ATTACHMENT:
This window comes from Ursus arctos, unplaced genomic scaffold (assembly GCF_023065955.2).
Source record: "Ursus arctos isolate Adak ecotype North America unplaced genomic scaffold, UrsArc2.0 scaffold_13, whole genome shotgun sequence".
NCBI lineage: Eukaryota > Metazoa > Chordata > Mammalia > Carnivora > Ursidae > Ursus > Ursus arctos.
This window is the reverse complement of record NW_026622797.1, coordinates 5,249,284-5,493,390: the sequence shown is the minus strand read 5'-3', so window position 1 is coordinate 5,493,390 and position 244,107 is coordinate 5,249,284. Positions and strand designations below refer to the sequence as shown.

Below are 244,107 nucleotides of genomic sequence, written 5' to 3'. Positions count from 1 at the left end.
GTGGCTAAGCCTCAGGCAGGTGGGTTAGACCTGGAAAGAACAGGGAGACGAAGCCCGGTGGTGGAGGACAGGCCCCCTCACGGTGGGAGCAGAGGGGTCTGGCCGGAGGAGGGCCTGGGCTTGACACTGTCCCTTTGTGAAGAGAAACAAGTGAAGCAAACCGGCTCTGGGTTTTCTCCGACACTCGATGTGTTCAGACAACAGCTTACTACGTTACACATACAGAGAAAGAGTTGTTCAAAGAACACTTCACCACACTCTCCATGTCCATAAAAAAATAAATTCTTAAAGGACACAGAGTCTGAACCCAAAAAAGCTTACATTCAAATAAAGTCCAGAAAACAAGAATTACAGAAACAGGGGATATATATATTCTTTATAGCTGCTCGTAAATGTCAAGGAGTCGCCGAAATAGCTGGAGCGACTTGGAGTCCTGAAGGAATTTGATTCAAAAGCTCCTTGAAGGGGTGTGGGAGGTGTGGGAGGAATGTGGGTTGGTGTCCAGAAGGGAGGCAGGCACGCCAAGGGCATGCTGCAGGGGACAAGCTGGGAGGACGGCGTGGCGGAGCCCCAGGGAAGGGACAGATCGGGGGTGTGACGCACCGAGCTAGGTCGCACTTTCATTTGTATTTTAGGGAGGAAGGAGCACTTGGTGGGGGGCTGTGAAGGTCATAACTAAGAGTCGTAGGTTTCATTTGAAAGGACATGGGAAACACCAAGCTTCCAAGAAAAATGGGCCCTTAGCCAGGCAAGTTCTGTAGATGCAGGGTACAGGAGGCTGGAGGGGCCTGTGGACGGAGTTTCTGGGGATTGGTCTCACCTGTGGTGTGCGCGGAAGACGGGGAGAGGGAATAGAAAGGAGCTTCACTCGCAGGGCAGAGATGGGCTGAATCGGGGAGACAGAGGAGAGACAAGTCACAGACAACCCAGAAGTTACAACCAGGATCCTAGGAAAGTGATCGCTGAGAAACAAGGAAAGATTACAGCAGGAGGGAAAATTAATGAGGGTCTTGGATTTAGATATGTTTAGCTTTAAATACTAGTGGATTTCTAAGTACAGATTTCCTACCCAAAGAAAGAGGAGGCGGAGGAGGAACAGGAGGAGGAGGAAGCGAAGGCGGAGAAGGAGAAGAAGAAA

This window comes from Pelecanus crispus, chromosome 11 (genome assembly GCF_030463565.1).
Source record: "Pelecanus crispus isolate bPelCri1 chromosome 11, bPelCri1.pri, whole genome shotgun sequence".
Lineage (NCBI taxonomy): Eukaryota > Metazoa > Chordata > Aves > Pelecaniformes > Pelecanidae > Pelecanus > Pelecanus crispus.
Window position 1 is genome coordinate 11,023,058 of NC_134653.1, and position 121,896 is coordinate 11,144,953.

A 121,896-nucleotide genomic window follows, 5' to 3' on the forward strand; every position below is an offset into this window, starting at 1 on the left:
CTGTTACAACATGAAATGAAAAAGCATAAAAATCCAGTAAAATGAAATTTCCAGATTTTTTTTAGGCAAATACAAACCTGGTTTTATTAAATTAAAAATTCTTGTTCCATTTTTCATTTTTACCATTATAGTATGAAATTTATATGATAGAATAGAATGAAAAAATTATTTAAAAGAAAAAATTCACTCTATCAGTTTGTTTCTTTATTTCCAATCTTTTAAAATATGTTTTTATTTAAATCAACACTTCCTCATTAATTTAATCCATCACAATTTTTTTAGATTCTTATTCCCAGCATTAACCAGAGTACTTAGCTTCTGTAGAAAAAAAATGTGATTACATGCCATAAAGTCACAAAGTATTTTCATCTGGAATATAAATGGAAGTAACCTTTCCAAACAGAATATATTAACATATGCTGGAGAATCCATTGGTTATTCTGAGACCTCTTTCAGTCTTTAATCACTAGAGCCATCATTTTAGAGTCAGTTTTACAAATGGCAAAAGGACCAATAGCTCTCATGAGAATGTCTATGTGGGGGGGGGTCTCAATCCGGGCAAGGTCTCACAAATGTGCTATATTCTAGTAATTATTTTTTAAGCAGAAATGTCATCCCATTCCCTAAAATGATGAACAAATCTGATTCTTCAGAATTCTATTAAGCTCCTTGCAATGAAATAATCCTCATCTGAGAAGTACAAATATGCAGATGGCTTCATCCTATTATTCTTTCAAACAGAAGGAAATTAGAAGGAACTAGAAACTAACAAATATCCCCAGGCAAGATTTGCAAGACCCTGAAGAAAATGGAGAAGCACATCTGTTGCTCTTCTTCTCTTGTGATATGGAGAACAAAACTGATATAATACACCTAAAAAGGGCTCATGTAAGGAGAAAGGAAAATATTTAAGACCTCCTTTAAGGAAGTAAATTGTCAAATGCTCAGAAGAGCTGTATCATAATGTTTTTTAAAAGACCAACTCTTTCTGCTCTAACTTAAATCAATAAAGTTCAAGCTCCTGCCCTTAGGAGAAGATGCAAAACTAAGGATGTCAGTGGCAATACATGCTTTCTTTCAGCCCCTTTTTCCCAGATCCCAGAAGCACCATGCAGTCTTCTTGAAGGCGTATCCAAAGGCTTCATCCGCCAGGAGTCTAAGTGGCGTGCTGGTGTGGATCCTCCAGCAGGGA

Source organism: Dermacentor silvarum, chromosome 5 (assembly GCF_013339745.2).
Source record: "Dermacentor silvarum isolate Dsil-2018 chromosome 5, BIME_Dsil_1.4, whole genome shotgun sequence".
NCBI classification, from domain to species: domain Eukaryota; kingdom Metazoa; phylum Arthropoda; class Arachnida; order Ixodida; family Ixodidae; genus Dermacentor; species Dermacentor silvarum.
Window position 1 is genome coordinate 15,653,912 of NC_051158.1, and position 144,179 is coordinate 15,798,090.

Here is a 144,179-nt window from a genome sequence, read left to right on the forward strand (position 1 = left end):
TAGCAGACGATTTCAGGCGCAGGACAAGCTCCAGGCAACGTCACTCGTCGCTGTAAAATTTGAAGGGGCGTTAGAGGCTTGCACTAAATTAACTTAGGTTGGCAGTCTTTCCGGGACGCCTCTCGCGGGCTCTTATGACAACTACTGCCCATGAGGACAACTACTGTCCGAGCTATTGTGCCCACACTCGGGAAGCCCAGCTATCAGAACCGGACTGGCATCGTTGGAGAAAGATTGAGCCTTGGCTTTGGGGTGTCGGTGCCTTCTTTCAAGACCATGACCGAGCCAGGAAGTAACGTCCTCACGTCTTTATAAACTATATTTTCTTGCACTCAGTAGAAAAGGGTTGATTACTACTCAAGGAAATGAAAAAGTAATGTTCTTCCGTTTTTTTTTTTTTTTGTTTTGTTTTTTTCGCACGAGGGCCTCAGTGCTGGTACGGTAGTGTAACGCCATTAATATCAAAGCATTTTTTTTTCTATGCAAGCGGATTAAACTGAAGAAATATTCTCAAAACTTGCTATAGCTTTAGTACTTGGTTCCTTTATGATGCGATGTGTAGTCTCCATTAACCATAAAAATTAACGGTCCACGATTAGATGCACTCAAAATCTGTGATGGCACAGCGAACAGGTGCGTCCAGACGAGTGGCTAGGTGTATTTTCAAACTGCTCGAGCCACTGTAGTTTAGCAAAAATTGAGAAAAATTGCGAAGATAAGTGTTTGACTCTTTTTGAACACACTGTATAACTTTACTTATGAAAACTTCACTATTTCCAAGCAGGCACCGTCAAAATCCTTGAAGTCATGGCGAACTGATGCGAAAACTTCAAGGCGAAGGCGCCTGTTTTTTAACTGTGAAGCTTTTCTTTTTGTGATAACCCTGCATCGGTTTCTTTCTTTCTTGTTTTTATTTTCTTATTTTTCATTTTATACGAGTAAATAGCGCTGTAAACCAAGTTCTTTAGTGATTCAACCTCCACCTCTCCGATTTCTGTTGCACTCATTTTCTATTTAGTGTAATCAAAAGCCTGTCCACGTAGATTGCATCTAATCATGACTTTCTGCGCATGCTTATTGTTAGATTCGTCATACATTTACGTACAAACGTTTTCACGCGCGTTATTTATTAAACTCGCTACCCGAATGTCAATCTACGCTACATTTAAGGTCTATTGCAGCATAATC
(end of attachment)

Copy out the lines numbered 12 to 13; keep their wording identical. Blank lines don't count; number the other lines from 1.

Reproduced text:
CTGTTACAACATGAAATGAAAAAGCATAAAAATCCAGTAAAATGAAATTTCCAGATTTTTTTTAGGCAAATACAAACCTGGTTTTATTAAATTAAAAATTCTTGTTCCATTTTTCATTTTTACCATTATAGTATGAAATTTATATGATAGAATAGAATGAAAAAATTATTTAAAAGAAAAAATTCACTCTATCAGTTTGTTTCTTTATTTCCAATCTTTTAAAATATGTTTTTATTTAAATCAACACTTCCTCATTAATTTAATCCATCACAATTTTTTTAGATTCTTATTCCCAGCATTAACCAGAGTACTTAGCTTCTGTAGAAAAAAAATGTGATTACATGCCATAAAGTCACAAAGTATTTTCATCTGGAATATAAATGGAAGTAACCTTTCCAAACAGAATATATTAACATATGCTGGAGAATCCATTGGTTATTCTGAGACCTCTTTCAGTCTTTAATCACTAGAGCCATCATTTTAGAGTCAGTTTTACAAATGGCAAAAGGACCAATAGCTCTCATGAGAATGTCTATGTGGGGGGGGGTCTCAATCCGGGCAAGGTCTCACAAATGTGCTATATTCTAGTAATTATTTTTTAAGCAGAAATGTCATCCCATTCCCTAAAATGATGAACAAATCTGATTCTTCAGAATTCTATTAAGCTCCTTGCAATGAAATAATCCTCATCTGAGAAGTACAAATATGCAGATGGCTTCATCCTATTATTCTTTCAAACAGAAGGAAATTAGAAGGAACTAGAAACTAACAAATATCCCCAGGCAAGATTTGCAAGACCCTGAAGAAAATGGAGAAGCACATCTGTTGCTCTTCTTCTCTTGTGATATGGAGAACAAAACTGATATAATACACCTAAAAAGGGCTCATGTAAGGAGAAAGGAAAATATTTAAGACCTCCTTTAAGGAAGTAAATTGTCAAATGCTCAGAAGAGCTGTATCATAATGTTTTTTAAAAGACCAACTCTTTCTGCTCTAACTTAAATCAATAAAGTTCAAGCTCCTGCCCTTAGGAGAAGATGCAAAACTAAGGATGTCAGTGGCAATACATGCTTTCTTTCAGCCCCTTTTTCCCAGATCCCAGAAGCACCATGCAGTCTTCTTGAAGGCGTATCCAAAGGCTTCATCCGCCAGGAGTCTAAGTGGCGTGCTGGTGTGGATCCTCCAGCAGGGA

Source organism: Dermacentor silvarum, chromosome 5 (assembly GCF_013339745.2).